Tuesday, February 17, 2009

Like A Tuesday . . .

. . . Made entirely out of six Mondays all stitched together into one unholy mother of a Tuesday.
We've gone into "pre-audit" mode at work with the intention of lessening the stress of the audit itself. While the idea is noble, the workload is oppressive.
And, like every effort in a workplace like this one, there is a constant need to engage other groups to assist with various tasks related to their areas of expertise.
This process is annoying.
Actually, someone driving 25 in a 40 mile-an-hour zone is "annoying". The guy with 35 items in the 10-items-or-less lane is "annoying". Someone scraping a chalkboard clean with sharpened stakes of bamboo is "annoying".
The process of getting people to simply do their freaking jobs is like rolling a boulder uphill all day. A boulder which is on fire. And the hill is covered in ants.
I would expect a little push-back, sure.
Like when someone asks me to do something I'm going to completely make sure the task is mine to do. If I just did it, and the responsibility for the activity belonged to someone else, suddenly it belongs to me. Then the next request for me to repeat the task might start to carry the weight of history until eventually the scales tip and my role expands.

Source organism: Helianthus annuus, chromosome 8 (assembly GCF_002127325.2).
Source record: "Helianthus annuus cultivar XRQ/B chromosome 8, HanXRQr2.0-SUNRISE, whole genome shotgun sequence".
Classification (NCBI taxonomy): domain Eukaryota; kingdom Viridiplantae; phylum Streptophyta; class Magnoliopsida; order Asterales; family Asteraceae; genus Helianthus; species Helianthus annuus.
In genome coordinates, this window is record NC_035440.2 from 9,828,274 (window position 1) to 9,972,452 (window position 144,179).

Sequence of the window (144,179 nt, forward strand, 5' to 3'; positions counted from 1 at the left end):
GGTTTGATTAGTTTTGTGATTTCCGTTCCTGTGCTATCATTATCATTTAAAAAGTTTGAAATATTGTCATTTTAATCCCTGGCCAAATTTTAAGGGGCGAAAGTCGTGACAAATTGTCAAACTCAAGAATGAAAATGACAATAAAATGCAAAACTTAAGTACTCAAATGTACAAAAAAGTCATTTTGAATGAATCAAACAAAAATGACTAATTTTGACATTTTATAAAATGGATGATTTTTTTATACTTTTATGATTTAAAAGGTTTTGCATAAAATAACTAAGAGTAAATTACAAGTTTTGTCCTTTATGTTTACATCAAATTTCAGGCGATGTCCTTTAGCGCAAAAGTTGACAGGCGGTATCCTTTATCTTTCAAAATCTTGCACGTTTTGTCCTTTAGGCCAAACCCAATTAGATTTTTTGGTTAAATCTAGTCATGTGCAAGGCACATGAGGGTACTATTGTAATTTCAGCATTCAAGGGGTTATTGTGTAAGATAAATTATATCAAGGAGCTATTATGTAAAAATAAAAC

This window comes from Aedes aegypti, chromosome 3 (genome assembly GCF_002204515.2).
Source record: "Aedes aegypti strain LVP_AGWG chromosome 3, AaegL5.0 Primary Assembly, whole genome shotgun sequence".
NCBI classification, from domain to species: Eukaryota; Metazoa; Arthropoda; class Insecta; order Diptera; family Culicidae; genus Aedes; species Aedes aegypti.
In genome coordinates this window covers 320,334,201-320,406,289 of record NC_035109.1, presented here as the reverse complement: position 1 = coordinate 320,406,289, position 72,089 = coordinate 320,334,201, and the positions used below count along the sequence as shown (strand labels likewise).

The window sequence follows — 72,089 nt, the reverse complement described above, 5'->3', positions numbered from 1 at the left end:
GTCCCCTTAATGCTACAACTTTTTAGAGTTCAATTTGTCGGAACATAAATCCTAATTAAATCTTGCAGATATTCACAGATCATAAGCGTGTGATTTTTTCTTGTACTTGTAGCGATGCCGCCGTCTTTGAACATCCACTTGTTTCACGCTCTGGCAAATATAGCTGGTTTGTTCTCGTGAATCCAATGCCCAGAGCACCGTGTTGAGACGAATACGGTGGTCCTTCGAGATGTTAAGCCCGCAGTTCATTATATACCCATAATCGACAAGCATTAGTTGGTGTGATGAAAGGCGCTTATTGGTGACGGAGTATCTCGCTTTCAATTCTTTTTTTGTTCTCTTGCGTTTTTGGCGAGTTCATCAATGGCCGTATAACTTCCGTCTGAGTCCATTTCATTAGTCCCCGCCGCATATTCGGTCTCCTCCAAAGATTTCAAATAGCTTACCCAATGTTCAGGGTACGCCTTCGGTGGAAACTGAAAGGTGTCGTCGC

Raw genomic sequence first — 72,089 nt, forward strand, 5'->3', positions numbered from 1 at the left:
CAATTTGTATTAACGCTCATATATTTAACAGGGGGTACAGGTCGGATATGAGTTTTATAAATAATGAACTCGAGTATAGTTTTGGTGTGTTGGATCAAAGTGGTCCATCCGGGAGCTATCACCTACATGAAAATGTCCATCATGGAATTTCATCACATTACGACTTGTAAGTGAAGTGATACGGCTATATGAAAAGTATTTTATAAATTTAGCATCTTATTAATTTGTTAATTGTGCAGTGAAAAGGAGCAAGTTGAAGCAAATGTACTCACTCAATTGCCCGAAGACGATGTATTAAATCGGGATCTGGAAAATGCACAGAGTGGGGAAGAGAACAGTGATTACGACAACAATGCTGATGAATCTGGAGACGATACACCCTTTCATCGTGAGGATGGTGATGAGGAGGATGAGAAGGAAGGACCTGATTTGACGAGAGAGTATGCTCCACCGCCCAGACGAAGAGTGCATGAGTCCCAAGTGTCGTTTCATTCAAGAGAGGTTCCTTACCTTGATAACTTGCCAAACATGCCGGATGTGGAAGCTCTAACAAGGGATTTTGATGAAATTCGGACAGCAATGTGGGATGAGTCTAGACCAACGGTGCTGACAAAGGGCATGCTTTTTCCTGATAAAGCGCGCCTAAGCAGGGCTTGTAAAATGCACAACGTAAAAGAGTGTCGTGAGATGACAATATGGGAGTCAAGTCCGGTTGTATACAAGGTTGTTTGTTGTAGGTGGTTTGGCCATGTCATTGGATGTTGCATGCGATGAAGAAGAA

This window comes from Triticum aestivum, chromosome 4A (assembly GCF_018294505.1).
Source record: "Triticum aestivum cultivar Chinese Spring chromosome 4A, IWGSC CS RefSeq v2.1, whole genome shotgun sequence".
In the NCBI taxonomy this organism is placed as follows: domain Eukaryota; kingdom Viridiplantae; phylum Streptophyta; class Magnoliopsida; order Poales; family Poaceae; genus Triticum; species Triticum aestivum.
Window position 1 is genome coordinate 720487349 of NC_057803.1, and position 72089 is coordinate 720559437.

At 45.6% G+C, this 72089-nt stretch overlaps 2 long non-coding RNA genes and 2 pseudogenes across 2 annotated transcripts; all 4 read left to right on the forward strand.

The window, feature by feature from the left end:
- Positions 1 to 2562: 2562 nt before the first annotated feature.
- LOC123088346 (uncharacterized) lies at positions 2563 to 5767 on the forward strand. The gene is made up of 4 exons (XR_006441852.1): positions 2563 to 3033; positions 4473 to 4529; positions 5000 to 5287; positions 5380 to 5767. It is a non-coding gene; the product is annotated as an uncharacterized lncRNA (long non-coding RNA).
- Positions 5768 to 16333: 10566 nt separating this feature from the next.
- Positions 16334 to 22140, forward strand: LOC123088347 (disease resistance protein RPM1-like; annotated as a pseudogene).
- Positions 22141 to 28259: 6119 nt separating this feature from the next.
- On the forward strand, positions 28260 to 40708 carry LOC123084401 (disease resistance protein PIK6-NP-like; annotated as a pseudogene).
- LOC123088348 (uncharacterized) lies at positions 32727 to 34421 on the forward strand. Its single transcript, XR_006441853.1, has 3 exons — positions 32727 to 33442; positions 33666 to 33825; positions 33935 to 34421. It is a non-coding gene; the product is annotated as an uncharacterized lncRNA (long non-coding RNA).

Also, I hate it when people ask me to do stuff, so it is only natural for me to push them off in other (sometimes random) directions in their quest to get something done.
But that's me.
It is totally different when I'm acting in the "requester" capacity.
At those times, I just need something done.
I need a firewall port opened or closed, for instance.
I don't do firewall stuff.
I don't have the password.
I don't want the password.
I just want to call the firewall person and have my request processed.
I don't want to put in a Change Request Ticket, have my simple freaking request passed to Engineering for assessment, get vague and noncommittal emails in response, have to reply with a solid block of question marks, and then get a call at home at 8pm to discuss it only to have the Engineering guy say "Oh, yeah, that does sound like a good idea -- Only I don't make that change and I don't know who does".
I want my port opened or closed.
I want my network traffic to be able to get where I expect it to get.
I just want stuff to freaking work, you know?
Sometimes I have to assume that Karma is working against me. If that is the case, and Karma is indeed making an example of me, I'm comforted by the philosophy which tells us that Karma - precisely for treating me so horribly/justly - will, in the end, get what's coming for it, too.
Take that, Karma.
Eventually, Karma will be drowning its sorrows in alcohol in a darkened room, gently rocking back and forth and slowly curling into the fetal position before blacking out.
Or some less sad activity, possibly.

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